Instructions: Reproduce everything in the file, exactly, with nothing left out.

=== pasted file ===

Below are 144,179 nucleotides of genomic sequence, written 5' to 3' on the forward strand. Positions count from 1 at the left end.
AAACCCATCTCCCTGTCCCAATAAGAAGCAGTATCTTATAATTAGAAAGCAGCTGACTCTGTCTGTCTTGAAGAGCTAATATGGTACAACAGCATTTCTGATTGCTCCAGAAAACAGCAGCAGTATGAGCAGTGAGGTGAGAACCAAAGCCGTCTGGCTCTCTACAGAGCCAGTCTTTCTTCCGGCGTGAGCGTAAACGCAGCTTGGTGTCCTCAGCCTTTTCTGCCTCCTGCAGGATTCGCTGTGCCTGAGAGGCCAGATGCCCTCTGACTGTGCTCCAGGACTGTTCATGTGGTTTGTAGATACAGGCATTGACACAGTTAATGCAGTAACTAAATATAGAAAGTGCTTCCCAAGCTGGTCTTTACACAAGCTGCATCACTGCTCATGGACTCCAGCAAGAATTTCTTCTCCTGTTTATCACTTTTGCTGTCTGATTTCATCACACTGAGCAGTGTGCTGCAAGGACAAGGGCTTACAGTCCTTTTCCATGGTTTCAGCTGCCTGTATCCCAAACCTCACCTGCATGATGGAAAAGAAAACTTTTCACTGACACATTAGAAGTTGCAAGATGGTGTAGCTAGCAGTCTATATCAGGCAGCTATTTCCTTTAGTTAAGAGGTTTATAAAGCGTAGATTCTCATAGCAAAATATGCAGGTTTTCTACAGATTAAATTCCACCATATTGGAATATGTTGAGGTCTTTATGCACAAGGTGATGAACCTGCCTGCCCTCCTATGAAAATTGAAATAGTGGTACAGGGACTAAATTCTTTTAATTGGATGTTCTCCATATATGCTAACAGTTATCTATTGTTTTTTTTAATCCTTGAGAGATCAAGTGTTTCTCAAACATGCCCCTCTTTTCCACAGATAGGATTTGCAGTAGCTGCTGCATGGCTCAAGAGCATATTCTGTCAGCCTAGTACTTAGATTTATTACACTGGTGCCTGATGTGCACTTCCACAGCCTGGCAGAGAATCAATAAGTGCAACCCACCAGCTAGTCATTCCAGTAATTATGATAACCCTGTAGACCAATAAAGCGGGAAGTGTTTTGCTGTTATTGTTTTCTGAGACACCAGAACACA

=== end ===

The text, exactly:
Below are 144,179 nucleotides of genomic sequence, written 5' to 3' on the forward strand. Positions count from 1 at the left end.
AAACCCATCTCCCTGTCCCAATAAGAAGCAGTATCTTATAATTAGAAAGCAGCTGACTCTGTCTGTCTTGAAGAGCTAATATGGTACAACAGCATTTCTGATTGCTCCAGAAAACAGCAGCAGTATGAGCAGTGAGGTGAGAACCAAAGCCGTCTGGCTCTCTACAGAGCCAGTCTTTCTTCCGGCGTGAGCGTAAACGCAGCTTGGTGTCCTCAGCCTTTTCTGCCTCCTGCAGGATTCGCTGTGCCTGAGAGGCCAGATGCCCTCTGACTGTGCTCCAGGACTGTTCATGTGGTTTGTAGATACAGGCATTGACACAGTTAATGCAGTAACTAAATATAGAAAGTGCTTCCCAAGCTGGTCTTTACACAAGCTGCATCACTGCTCATGGACTCCAGCAAGAATTTCTTCTCCTGTTTATCACTTTTGCTGTCTGATTTCATCACACTGAGCAGTGTGCTGCAAGGACAAGGGCTTACAGTCCTTTTCCATGGTTTCAGCTGCCTGTATCCCAAACCTCACCTGCATGATGGAAAAGAAAACTTTTCACTGACACATTAGAAGTTGCAAGATGGTGTAGCTAGCAGTCTATATCAGGCAGCTATTTCCTTTAGTTAAGAGGTTTATAAAGCGTAGATTCTCATAGCAAAATATGCAGGTTTTCTACAGATTAAATTCCACCATATTGGAATATGTTGAGGTCTTTATGCACAAGGTGATGAACCTGCCTGCCCTCCTATGAAAATTGAAATAGTGGTACAGGGACTAAATTCTTTTAATTGGATGTTCTCCATATATGCTAACAGTTATCTATTGTTTTTTTTAATCCTTGAGAGATCAAGTGTTTCTCAAACATGCCCCTCTTTTCCACAGATAGGATTTGCAGTAGCTGCTGCATGGCTCAAGAGCATATTCTGTCAGCCTAGTACTTAGATTTATTACACTGGTGCCTGATGTGCACTTCCACAGCCTGGCAGAGAATCAATAAGTGCAACCCACCAGCTAGTCATTCCAGTAATTATGATAACCCTGTAGACCAATAAAGCGGGAAGTGTTTTGCTGTTATTGTTTTCTGAGACACCAGAACACA